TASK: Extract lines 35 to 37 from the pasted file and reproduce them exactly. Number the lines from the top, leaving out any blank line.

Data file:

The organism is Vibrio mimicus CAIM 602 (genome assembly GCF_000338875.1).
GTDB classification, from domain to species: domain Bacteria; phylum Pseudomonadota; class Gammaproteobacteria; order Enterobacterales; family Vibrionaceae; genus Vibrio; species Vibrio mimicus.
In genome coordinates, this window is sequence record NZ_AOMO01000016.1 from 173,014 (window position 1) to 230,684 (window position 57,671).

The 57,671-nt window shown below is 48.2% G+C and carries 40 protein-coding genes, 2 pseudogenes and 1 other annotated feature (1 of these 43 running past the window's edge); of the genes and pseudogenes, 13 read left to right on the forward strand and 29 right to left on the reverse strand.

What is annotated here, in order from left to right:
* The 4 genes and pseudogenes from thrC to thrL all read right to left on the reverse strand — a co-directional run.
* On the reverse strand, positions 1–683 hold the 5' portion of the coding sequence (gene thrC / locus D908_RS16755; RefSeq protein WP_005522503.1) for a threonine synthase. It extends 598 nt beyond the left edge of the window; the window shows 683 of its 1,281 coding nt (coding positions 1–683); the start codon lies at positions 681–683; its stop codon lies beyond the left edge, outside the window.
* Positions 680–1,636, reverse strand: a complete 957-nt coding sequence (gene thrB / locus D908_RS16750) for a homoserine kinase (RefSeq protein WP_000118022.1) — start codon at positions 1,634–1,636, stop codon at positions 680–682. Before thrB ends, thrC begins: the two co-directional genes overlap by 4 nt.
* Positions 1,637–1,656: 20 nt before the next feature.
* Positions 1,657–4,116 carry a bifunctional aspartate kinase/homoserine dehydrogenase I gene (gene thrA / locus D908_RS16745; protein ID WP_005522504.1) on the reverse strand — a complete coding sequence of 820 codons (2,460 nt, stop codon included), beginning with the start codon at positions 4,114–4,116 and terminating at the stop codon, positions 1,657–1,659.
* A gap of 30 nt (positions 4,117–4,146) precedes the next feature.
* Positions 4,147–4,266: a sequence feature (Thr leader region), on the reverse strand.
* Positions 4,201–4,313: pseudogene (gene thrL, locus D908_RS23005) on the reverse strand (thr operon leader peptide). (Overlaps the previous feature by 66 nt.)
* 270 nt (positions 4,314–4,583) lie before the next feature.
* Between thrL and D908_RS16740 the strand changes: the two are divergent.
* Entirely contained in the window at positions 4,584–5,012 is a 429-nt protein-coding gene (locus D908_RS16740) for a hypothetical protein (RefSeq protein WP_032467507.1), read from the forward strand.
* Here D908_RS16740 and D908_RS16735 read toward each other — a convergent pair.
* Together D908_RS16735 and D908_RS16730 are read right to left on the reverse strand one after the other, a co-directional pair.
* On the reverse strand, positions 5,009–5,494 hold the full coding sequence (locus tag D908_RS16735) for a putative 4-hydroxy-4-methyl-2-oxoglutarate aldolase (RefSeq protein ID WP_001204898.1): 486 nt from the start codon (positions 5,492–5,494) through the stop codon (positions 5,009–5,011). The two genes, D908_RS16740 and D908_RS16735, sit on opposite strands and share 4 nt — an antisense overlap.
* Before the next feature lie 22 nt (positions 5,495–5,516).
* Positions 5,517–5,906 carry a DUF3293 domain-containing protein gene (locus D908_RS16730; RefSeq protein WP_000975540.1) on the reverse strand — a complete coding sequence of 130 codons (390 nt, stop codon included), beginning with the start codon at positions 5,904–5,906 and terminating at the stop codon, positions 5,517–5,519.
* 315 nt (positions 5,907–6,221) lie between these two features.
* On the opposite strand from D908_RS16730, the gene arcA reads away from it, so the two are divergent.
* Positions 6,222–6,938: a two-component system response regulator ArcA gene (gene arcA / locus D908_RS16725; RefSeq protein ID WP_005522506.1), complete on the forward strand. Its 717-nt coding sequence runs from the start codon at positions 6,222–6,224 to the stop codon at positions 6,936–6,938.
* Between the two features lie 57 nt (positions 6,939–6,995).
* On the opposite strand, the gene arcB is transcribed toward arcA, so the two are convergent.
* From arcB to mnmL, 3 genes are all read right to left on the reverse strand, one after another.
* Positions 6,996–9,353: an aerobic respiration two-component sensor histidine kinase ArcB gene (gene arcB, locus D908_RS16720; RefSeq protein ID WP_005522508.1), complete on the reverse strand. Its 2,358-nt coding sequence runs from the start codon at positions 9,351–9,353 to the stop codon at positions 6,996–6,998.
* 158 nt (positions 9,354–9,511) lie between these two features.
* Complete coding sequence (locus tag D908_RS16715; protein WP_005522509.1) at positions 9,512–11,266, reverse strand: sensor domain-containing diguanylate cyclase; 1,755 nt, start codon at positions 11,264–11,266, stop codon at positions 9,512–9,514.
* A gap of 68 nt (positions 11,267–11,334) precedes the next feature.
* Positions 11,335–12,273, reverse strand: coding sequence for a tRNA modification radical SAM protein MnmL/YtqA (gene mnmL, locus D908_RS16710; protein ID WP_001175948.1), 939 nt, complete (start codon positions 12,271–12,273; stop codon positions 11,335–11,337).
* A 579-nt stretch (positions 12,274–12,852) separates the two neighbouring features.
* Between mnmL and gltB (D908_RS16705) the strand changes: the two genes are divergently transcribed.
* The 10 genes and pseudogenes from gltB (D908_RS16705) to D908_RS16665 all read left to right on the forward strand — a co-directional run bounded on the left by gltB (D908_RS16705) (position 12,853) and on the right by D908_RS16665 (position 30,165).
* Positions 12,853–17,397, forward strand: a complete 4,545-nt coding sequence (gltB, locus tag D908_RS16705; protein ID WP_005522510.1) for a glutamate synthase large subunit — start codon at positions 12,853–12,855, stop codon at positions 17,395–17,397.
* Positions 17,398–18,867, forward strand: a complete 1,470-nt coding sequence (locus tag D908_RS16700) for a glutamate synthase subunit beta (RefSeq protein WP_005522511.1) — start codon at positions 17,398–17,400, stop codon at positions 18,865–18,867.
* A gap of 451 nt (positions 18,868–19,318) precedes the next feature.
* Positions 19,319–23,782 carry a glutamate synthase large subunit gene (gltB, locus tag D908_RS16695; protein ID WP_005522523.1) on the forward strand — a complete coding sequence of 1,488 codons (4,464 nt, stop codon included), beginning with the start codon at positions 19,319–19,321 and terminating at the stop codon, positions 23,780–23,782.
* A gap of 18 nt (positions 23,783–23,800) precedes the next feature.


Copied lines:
* The 10 genes and pseudogenes from gltB (D908_RS16705) to D908_RS16665 all read left to right on the forward strand — a co-directional run bounded on the left by gltB (D908_RS16705) (position 12,853) and on the right by D908_RS16665 (position 30,165).
* Positions 12,853–17,397, forward strand: a complete 4,545-nt coding sequence (gltB, locus tag D908_RS16705; protein ID WP_005522510.1) for a glutamate synthase large subunit — start codon at positions 12,853–12,855, stop codon at positions 17,395–17,397.
* Positions 17,398–18,867, forward strand: a complete 1,470-nt coding sequence (locus tag D908_RS16700) for a glutamate synthase subunit beta (RefSeq protein WP_005522511.1) — start codon at positions 17,398–17,400, stop codon at positions 18,865–18,867.